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Although the language barrier can make traveling or living in Japan tough at times, dining out is a snap. There are plenty of conveyer belt sushi restaurants where you just grab what you want as the plates go by, and at many ramen and beef bowl restaurants you simply buy a meal ticket out of a vending machine, then pass it off to the cook.

Even when technology isn’t there to save you, ordering is still easy, thanks to the numerous Japanese restaurants that display wax models of their menu items, allowing you to bring the wait staff to the display window and point and what you want. There’s a whole industry devoted to replicating food, and we recently tried our hand at making a wax creation of our own.

When restaurateurs need to buy wax models, they head to Kappanashi, Tokyo’s culinary supply district. Among the stores selling razor-sharp sashimi knives and the dozens of different types of plates and bowls used in preparing a full-course Japanese meal, you’ll find the showroom of Ganso Samples, which is where we went for our lesson in wax food model making.

We were tagging along with a member of the Shiri 100 Project, a group offering opportunities for people to learn about and try unique, traditional Japanese experiences such as grabbing freshwater eels with your bare hands (a must-have skill for chefs who specialize in the delicacy) or preparing rice the old-fashioned way, with a fire instead of an electric rice cooker.

When we arrived, we found out we were in for a special treat. For that day only, the branch’s manager himself, Katsuyoshi Yamashita, would be teaching the lesson. Since we obviously don’t have his level of familiarity with the techniques used in replicating food in wax form, he told us we’d be making a model of shrimp and vegetable tempura, with a garnish of lettuce, which should be relatively easy even for first-timers like us.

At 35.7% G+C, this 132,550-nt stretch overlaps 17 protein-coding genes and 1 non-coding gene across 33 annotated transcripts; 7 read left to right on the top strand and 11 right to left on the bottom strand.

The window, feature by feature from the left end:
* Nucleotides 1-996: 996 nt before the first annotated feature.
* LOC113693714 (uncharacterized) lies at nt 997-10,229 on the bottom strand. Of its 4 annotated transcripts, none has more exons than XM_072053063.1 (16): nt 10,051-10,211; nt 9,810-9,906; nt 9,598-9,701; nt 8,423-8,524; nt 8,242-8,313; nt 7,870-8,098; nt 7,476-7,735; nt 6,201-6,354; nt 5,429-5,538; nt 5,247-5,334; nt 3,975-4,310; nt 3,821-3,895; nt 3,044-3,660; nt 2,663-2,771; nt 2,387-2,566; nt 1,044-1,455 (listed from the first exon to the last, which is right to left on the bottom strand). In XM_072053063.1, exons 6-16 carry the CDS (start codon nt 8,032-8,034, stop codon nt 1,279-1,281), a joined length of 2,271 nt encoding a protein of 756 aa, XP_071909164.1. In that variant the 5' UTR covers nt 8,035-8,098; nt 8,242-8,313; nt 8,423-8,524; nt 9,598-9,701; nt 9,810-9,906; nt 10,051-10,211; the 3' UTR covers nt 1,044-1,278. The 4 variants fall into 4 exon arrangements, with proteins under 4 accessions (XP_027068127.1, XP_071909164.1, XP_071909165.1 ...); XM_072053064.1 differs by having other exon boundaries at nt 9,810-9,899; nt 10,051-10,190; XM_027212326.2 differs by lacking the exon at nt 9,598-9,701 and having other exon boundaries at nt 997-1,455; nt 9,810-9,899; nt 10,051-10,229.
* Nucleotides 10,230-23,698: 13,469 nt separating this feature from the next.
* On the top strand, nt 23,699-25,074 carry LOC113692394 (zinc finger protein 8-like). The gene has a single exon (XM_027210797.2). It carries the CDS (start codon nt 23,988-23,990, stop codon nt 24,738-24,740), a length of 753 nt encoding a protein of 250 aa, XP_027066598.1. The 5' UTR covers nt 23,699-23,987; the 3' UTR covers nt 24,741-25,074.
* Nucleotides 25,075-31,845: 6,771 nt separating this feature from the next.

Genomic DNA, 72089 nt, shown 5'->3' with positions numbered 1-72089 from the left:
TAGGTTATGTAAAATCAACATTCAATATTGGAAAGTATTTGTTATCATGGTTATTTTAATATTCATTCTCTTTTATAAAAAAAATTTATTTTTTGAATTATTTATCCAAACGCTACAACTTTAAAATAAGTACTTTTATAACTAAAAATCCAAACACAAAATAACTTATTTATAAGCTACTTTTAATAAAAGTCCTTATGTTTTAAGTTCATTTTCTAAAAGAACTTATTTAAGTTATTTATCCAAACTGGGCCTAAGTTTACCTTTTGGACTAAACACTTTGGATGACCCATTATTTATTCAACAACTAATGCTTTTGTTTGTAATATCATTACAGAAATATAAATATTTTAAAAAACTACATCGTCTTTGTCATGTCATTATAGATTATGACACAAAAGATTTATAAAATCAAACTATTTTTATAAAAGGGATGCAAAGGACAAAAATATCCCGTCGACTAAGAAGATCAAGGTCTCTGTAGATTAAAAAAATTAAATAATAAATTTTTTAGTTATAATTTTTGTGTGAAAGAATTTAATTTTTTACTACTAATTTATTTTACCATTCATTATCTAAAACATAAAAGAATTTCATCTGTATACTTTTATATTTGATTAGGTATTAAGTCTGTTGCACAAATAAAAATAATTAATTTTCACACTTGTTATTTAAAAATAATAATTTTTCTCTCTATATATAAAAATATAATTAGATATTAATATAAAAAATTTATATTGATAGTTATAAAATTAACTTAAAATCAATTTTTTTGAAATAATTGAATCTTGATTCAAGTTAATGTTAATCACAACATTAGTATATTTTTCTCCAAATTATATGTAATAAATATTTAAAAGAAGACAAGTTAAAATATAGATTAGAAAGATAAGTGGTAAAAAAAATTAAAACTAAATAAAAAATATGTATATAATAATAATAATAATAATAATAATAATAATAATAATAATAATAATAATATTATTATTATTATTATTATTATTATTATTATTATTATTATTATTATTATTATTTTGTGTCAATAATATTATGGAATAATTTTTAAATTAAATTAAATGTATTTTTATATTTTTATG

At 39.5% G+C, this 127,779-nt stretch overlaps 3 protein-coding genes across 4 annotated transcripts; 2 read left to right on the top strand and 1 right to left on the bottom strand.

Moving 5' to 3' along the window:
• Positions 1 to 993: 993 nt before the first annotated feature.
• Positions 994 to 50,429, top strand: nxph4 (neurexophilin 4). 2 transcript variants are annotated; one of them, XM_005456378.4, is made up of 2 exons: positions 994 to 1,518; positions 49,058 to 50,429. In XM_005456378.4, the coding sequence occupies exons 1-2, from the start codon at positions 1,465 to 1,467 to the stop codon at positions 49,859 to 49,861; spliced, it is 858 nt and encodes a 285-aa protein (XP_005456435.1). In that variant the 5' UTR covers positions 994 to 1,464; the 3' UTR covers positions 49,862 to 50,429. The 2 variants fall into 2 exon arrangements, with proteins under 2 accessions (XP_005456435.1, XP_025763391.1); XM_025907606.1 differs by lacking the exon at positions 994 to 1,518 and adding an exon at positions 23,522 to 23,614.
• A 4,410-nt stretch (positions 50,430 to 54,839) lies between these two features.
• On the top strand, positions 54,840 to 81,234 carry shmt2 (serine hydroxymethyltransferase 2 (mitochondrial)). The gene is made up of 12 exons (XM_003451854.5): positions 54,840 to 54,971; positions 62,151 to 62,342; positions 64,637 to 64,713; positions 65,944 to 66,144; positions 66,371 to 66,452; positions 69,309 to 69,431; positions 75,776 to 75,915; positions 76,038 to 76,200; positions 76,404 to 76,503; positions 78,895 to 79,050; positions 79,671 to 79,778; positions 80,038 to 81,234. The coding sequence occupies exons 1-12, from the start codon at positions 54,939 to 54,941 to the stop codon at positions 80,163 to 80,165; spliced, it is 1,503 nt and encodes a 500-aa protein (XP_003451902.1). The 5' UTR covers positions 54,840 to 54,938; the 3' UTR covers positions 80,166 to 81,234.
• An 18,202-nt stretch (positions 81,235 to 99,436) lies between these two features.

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We started with the tempura. The models of the shrimp and vegetables were already made, so we’d be doing the final step of making them appear fried in the delicious, crispy coating.

First, we were given a paper cup filled with melted wax, which we added, slowly but steadily, into a vat of hot water. As we did, it spread out on the surface, taking on the appearance of tempura batter.

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Once we had a sizeable enough patch, we placed a single piece of our vegetables on top, then gave it a twist to coat it with the wax all around. We repeated the process for our shrimp, and just like that, we had some model tempura that was indistinguishable from the real thing.

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We were feeling pretty proud of ourselves, and our friend from Shiri 100 displayed a similar knack for making wax tempura. But while real tempura is tricky to get just right, as far as food modeling goes, we had more trouble with our lettuce.

The first step of the process was more or less the same as with the tempura, as we spread white wax onto the surface of the boiling water. Next, we placed a layer of green wax on top of that, submerged the whole thing to stretch it out, and finally rolled it give it a proper scrunched up shape.

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That last step is where things got difficult for us, as you can see by comparing the lettuce made by the amateurs (ours is on the right) with the model made by Yamashita (on the left).

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But while our lettuce may not be realistic enough to fool anyone into pouring dressing over it, it’s close enough to the genuine article that we’d like to give making it one more shot.

After we go through the other 99 activities on Shiri 100’s list, that is.

Photos: RocketNews24
Related: Shiri 100, Shiri 100 Facebook, Ganso Samples
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